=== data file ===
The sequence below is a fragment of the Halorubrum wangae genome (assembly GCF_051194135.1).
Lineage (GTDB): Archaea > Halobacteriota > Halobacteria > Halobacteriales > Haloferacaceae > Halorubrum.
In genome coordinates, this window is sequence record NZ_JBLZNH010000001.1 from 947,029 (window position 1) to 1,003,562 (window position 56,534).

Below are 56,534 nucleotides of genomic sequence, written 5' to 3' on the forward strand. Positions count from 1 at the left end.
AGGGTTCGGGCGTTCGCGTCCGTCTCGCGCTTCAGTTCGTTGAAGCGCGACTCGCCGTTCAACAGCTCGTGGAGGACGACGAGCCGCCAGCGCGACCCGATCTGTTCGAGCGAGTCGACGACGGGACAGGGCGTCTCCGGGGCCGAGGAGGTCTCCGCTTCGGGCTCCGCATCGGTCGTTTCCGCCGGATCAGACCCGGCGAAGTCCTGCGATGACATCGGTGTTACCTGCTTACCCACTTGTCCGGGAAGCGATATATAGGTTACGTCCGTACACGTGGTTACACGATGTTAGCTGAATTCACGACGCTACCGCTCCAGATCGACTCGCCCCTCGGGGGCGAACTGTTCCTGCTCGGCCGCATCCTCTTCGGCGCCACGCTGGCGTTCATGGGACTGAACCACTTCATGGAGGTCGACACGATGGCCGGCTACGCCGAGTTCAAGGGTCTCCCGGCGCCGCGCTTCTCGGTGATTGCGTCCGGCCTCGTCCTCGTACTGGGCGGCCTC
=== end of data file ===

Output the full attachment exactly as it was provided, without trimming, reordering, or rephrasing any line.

The sequence below is a fragment of the Halorubrum wangae genome (assembly GCF_051194135.1).
Lineage (GTDB): Archaea > Halobacteriota > Halobacteria > Halobacteriales > Haloferacaceae > Halorubrum.
In genome coordinates, this window is sequence record NZ_JBLZNH010000001.1 from 947,029 (window position 1) to 1,003,562 (window position 56,534).

Below are 56,534 nucleotides of genomic sequence, written 5' to 3' on the forward strand. Positions count from 1 at the left end.
AGGGTTCGGGCGTTCGCGTCCGTCTCGCGCTTCAGTTCGTTGAAGCGCGACTCGCCGTTCAACAGCTCGTGGAGGACGACGAGCCGCCAGCGCGACCCGATCTGTTCGAGCGAGTCGACGACGGGACAGGGCGTCTCCGGGGCCGAGGAGGTCTCCGCTTCGGGCTCCGCATCGGTCGTTTCCGCCGGATCAGACCCGGCGAAGTCCTGCGATGACATCGGTGTTACCTGCTTACCCACTTGTCCGGGAAGCGATATATAGGTTACGTCCGTACACGTGGTTACACGATGTTAGCTGAATTCACGACGCTACCGCTCCAGATCGACTCGCCCCTCGGGGGCGAACTGTTCCTGCTCGGCCGCATCCTCTTCGGCGCCACGCTGGCGTTCATGGGACTGAACCACTTCATGGAGGTCGACACGATGGCCGGCTACGCCGAGTTCAAGGGTCTCCCGGCGCCGCGCTTCTCGGTGATTGCGTCCGGCCTCGTCCTCGTACTGGGCGGCCTC